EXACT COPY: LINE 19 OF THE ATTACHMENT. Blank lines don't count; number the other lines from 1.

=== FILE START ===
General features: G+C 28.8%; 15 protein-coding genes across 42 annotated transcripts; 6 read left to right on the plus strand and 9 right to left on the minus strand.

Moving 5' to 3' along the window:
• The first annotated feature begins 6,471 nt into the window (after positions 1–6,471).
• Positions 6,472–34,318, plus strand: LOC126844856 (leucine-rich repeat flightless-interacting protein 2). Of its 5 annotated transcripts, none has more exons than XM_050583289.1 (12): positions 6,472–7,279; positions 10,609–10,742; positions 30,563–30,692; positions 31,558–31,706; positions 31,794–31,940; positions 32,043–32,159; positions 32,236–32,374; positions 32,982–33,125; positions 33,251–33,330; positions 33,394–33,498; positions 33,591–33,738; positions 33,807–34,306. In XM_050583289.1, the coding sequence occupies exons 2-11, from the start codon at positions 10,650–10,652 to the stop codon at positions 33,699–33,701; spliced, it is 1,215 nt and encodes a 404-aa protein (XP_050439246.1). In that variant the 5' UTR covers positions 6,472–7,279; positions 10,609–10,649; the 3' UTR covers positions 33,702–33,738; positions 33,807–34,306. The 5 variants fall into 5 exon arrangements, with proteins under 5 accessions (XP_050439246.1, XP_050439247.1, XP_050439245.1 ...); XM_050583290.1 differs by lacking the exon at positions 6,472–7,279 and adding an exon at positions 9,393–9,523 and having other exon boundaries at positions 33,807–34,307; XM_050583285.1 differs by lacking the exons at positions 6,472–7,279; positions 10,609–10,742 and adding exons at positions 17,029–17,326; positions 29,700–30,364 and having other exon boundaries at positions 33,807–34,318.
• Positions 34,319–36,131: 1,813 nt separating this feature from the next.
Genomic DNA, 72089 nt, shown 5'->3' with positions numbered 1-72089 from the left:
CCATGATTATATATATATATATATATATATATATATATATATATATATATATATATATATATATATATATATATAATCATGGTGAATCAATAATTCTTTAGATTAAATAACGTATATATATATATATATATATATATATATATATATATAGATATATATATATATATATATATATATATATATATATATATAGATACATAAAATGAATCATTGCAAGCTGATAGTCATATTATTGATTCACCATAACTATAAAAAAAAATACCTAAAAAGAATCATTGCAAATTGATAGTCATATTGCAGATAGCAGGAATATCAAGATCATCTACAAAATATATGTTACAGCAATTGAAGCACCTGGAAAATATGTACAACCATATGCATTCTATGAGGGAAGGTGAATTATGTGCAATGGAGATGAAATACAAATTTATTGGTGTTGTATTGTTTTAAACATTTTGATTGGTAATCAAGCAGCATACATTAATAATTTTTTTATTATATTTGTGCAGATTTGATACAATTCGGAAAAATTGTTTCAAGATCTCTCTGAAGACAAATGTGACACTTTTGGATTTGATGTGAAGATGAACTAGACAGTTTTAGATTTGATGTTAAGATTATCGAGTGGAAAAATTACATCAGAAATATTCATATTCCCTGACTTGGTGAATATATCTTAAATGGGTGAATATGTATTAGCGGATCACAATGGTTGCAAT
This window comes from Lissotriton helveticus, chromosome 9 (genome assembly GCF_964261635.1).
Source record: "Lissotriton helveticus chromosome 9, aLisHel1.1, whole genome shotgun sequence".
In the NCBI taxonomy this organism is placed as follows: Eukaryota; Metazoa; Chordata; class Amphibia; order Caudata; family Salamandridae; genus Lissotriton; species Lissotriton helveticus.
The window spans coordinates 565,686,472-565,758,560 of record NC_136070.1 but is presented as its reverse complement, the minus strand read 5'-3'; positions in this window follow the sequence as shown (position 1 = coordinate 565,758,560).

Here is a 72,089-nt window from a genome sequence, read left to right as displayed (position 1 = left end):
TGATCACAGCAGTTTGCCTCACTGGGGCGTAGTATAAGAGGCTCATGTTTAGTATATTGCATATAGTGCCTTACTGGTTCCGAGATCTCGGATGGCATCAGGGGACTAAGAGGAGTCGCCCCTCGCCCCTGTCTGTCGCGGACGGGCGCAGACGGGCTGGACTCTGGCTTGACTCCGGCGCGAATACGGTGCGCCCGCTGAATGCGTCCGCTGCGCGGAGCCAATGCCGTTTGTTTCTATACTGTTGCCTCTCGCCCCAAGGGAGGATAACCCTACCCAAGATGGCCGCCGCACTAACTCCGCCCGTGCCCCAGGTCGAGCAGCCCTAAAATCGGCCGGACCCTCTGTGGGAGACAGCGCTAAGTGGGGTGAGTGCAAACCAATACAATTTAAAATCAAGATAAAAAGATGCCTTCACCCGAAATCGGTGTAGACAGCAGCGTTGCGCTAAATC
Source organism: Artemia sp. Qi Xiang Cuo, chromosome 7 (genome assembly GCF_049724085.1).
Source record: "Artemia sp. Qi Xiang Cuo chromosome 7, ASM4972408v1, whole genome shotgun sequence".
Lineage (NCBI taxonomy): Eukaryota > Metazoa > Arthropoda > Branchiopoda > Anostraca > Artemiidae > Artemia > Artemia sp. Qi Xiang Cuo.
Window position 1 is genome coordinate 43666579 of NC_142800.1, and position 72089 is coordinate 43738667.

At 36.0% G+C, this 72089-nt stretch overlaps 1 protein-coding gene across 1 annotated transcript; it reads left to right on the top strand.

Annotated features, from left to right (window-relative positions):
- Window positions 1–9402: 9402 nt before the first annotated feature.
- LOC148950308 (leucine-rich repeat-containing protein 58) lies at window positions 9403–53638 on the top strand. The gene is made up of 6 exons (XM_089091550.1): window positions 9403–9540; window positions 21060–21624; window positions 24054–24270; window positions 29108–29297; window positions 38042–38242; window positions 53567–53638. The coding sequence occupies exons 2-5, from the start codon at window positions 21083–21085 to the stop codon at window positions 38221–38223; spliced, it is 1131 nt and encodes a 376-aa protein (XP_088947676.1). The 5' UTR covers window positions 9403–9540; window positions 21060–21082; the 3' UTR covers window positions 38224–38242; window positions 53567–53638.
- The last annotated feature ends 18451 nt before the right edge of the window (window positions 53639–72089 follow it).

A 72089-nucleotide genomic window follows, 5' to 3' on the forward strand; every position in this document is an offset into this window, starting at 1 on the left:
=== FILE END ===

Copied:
Annotated features, from left to right (window-relative positions):